Previous Issue

Table of Contents

Arts, Volume 6, Issue 4 (December 2017)

  • Issues are regarded as officially published after their release is announced to the table of contents alert mailing list.
  • You may sign up for e-mail alerts to receive table of contents of newly released issues.
  • PDF is the official format for papers published in both, html and pdf forms. To view the papers in pdf format, click on the "PDF Full-text" link, and use the free Adobe Readerexternal link to open them.
View options order results:
result details:
Displaying articles 1-4
Export citation of selected articles as:

Research

Jump to: Other

Open AccessArticle A Model of Triadic Post-Tonality for a Neoconservative Postmodern String Quartet by Sky Macklay
Arts 2017, 6(4), 15; doi:10.3390/arts6040015
Received: 18 February 2017 / Revised: 7 September 2017 / Accepted: 12 September 2017 / Published: 28 September 2017
PDF Full-text (8175 KB) | XML Full-text
Abstract
This article proposes a non-plural perspective on the analysis of triadic music, offering Sky Macklay’s Many Many Cadences as a case study. Part one is a discussion of the work’s harmony-voice leading nexus, followed by a discussion of the five conditions of correspondence
[...] Read more.
This article proposes a non-plural perspective on the analysis of triadic music, offering Sky Macklay’s Many Many Cadences as a case study. Part one is a discussion of the work’s harmony-voice leading nexus, followed by a discussion of the five conditions of correspondence as implied by this string quartet that articulate a single tonal identity. Part three focuses on a strictly kinematic analysis of the work’s harmonic progressions that evinces this identity and establishes its general applicability. In the final section, the data generated by this analysis conveys the inherent possibility of a single, all-encompassing kinematic, thereby pointing beyond the particularities of Many Many Cadences while informing my formal interpretation of the work. Full article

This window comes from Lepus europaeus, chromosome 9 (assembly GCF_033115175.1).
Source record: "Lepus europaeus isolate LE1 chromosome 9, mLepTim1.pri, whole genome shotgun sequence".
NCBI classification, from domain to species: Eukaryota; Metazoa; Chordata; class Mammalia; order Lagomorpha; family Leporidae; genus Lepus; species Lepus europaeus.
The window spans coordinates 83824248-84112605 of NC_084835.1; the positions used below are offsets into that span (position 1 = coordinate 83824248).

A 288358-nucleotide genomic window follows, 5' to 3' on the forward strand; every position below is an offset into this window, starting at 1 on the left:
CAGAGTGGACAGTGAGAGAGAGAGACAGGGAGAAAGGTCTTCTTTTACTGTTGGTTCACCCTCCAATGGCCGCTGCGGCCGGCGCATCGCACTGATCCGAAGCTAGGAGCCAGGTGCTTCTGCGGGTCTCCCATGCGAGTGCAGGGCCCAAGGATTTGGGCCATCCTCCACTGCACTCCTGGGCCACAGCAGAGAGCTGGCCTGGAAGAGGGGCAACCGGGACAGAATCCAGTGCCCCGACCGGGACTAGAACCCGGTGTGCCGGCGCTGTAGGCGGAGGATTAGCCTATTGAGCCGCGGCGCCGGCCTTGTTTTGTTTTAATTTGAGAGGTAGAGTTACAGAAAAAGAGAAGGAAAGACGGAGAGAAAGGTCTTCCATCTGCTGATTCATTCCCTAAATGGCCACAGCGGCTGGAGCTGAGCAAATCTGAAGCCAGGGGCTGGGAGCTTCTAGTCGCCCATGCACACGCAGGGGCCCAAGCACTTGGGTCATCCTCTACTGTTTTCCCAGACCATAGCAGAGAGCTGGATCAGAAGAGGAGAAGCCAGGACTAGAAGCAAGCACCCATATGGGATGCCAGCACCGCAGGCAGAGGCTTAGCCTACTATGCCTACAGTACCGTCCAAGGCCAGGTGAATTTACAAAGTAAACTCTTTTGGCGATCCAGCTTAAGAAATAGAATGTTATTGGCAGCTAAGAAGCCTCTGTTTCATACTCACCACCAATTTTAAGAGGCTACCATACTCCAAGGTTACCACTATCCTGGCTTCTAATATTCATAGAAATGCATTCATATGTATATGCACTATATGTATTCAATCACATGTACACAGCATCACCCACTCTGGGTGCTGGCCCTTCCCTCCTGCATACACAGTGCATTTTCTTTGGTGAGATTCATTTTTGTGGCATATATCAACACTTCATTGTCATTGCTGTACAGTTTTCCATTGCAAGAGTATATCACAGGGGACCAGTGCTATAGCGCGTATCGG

(This article belongs to the Section Music and Performance)
Open AccessArticle The Oval Engravings of Nabara 2 (Ennedi, Chad)
Arts 2017, 6(4), 16; doi:10.3390/arts6040016
Received: 1 August 2017 / Revised: 10 September 2017 / Accepted: 20 September 2017 / Published: 29 September 2017
PDF Full-text (27953 KB) | HTML Full-text | XML Full-text
Abstract
By revisiting the Nabara 2 shelter in the southern Ennedi (Chad), some previously unreported paintings and a whole set of unexpected oval engravings were surveyed. These engravings, internally decorated with patterns of lines, some featured by a single longitudinal element or a sort
[...] Read more.
By revisiting the Nabara 2 shelter in the southern Ennedi (Chad), some previously unreported paintings and a whole set of unexpected oval engravings were surveyed. These engravings, internally decorated with patterns of lines, some featured by a single longitudinal element or a sort of reticular structure, make Nabara 2 an unparalleled site among the hundreds known in the region. Comparison with similar motifs associated to human depictions found at the western termination of the Ennedi Highland suggests these engravings could be depictions of shields, attributable to the pastoral period. Full article
(This article belongs to the collection World Rock Art)
Figures

Figure 1

Open AccessArticle Prescriptive Methodology as a Generative Tool: A Case Study Conducted at Introductory Interior Design Studio Level in the United Arab Emirates